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Lead Poisoning Can Strike Years After Bullets Lodge

By Anahad O'Connor

The New York Times

Most people associate lead poisoning with paint chips and toxic dust. But in a case report published last week, doctors identified a more unusual source of exposure: gunshot wounds.

The article, about a 32-year-old Chicago man who had lead poisoning from a gunshot wound to his elbow, appears in the latest issue of The New England Journal of Medicine. In the same issue was a report about a man in the Netherlands who, despite pieces of buckshot peppering his back from a hunting accident, was in fine health.

In most cases, if a bullet has not penetrated an internal organ or caused infection, doctors will leave it in rather than risk surgery. The surrounding tissue encapsulates the bullet, preventing it from dissolving and leaching into the blood.

The patient cited in the second report was not as lucky. He showed up at a Chicago hospital recently complaining of nausea, constipation and abdominal pain. Doctors found that he had low levels of red blood cells, a symptom of lead poisoning. Other tests revealed that he had 14 times the normal amount of lead in his system.

Warning in Evolution Text Is Subject Of Trial

By Ariel Hart

The New York Times ATLANTA

A federal judge began hearing testimony on Monday about whether the Cobb County School District should be allowed to leave stickers in biology textbooks saying that evolution is “a theory, not a fact” and should be “approached with an open mind, studied carefully, and critically considered.”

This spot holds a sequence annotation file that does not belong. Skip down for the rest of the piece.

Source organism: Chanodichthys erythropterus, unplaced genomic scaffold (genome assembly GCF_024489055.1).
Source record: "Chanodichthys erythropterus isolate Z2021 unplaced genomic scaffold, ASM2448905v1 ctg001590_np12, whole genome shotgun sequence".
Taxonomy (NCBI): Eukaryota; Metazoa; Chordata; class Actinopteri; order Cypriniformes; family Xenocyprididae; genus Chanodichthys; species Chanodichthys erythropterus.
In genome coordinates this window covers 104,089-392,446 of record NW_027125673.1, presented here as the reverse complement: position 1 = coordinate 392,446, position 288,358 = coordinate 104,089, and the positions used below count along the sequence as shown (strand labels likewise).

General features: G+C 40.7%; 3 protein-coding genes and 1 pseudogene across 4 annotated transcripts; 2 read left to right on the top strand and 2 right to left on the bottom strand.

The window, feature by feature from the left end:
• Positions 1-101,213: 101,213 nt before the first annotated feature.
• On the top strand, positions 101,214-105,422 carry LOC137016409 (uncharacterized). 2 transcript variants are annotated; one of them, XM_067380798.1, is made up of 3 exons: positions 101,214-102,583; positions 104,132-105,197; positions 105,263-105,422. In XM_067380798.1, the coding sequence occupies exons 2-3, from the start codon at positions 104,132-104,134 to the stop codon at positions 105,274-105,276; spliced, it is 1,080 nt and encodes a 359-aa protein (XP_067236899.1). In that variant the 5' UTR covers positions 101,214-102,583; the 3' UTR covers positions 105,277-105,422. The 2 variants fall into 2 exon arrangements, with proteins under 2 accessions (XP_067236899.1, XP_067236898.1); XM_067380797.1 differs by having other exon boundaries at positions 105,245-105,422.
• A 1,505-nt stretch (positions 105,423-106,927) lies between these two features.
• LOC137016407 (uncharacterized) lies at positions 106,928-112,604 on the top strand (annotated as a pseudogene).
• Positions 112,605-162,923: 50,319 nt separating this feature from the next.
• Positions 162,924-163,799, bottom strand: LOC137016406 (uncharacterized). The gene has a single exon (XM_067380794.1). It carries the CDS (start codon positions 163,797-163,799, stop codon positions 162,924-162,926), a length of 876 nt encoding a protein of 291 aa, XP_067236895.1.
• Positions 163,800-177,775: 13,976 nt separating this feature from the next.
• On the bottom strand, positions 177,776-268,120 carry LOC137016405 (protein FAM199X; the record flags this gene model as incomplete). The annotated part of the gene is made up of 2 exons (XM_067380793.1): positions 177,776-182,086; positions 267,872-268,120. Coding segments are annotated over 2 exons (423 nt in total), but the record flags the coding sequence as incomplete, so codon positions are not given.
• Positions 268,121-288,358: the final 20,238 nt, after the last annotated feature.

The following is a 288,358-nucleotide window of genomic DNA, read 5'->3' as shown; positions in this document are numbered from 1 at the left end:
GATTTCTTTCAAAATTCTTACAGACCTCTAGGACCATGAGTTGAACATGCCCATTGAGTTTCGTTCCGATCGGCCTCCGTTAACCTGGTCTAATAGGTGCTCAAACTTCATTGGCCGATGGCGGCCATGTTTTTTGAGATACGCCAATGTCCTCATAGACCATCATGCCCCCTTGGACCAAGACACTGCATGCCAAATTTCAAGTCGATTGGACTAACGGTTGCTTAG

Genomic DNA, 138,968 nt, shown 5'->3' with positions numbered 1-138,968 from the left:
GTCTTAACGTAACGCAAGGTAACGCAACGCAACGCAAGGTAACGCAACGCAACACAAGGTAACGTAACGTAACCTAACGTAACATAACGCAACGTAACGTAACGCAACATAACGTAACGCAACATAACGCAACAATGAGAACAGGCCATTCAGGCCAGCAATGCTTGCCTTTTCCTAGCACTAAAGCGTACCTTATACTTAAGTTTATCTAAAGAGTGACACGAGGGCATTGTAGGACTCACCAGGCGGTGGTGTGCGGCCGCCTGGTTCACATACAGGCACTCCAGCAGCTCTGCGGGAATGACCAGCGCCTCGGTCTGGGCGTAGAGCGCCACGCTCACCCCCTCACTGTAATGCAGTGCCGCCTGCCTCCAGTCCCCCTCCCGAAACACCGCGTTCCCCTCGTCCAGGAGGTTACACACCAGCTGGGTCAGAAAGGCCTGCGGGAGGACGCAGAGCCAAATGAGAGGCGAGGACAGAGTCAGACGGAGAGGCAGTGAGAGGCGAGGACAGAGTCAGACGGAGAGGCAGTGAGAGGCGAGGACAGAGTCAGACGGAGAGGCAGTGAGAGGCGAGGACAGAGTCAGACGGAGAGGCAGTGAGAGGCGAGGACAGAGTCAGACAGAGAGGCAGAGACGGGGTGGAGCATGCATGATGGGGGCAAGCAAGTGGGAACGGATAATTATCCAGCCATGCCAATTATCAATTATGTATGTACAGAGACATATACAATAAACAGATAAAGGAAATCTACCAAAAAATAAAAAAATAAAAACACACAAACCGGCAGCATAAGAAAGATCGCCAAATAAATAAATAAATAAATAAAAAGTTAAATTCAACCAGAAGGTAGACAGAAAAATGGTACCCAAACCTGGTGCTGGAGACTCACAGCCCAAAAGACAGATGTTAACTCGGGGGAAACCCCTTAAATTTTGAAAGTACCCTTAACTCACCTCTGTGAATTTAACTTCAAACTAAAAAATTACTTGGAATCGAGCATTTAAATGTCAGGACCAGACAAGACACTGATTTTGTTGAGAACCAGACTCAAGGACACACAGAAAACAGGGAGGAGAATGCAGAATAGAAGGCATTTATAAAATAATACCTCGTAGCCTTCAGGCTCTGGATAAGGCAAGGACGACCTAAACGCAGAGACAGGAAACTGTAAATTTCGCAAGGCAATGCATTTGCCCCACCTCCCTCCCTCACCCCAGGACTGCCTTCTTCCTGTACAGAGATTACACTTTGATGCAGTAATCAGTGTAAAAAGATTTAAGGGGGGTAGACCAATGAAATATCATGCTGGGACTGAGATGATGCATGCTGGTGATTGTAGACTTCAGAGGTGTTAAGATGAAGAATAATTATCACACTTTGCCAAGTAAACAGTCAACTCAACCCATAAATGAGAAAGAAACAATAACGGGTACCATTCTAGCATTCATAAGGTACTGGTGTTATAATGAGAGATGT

In a lawsuit against the school district, the American Civil Liberties Union is arguing on behalf of five parents that the stickers violate the constitutional separation of church and state.

The school board says the stickers, which do not mention creationism or religion, are nothing more than a neutral gesture to parents who have lost their battle against teaching evolution in the public schools.

The stickers were placed in the textbooks in 2002. The books include a thorough treatment of evolution, and the stickers were intended only to “acknowledge that it may hurt some people’s feelings,” said E. Linwood Gunn, a lawyer for the board.

In 2002, Gunn said, the board dropped a policy prohibiting the teaching of human evolution in classes that were required for graduation. “For years we had an unconstitutional policy and nothing was ever said about it until we tried to correct it,” he said. “It’s a little bit ironic.”